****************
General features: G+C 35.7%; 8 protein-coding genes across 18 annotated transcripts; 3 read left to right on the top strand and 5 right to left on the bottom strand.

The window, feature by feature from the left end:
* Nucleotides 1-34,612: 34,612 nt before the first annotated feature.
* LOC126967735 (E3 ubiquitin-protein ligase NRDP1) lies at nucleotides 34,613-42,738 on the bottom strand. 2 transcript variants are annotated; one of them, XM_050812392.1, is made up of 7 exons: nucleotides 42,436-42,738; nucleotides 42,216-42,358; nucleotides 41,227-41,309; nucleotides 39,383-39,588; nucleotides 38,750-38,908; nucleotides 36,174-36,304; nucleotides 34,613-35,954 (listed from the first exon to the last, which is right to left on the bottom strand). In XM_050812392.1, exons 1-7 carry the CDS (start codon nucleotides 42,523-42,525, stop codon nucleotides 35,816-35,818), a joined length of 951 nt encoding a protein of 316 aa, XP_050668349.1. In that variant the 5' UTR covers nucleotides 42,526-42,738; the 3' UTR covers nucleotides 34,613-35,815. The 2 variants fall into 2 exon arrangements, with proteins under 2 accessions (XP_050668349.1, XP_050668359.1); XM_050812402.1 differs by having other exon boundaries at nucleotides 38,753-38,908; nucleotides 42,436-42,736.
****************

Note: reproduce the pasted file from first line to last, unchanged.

General features: G+C 35.7%; 8 protein-coding genes across 18 annotated transcripts; 3 read left to right on the top strand and 5 right to left on the bottom strand.

The window, feature by feature from the left end:
* Nucleotides 1-34,612: 34,612 nt before the first annotated feature.
* LOC126967735 (E3 ubiquitin-protein ligase NRDP1) lies at nucleotides 34,613-42,738 on the bottom strand. 2 transcript variants are annotated; one of them, XM_050812392.1, is made up of 7 exons: nucleotides 42,436-42,738; nucleotides 42,216-42,358; nucleotides 41,227-41,309; nucleotides 39,383-39,588; nucleotides 38,750-38,908; nucleotides 36,174-36,304; nucleotides 34,613-35,954 (listed from the first exon to the last, which is right to left on the bottom strand). In XM_050812392.1, exons 1-7 carry the CDS (start codon nucleotides 42,523-42,525, stop codon nucleotides 35,816-35,818), a joined length of 951 nt encoding a protein of 316 aa, XP_050668349.1. In that variant the 5' UTR covers nucleotides 42,526-42,738; the 3' UTR covers nucleotides 34,613-35,815. The 2 variants fall into 2 exon arrangements, with proteins under 2 accessions (XP_050668349.1, XP_050668359.1); XM_050812402.1 differs by having other exon boundaries at nucleotides 38,753-38,908; nucleotides 42,436-42,736.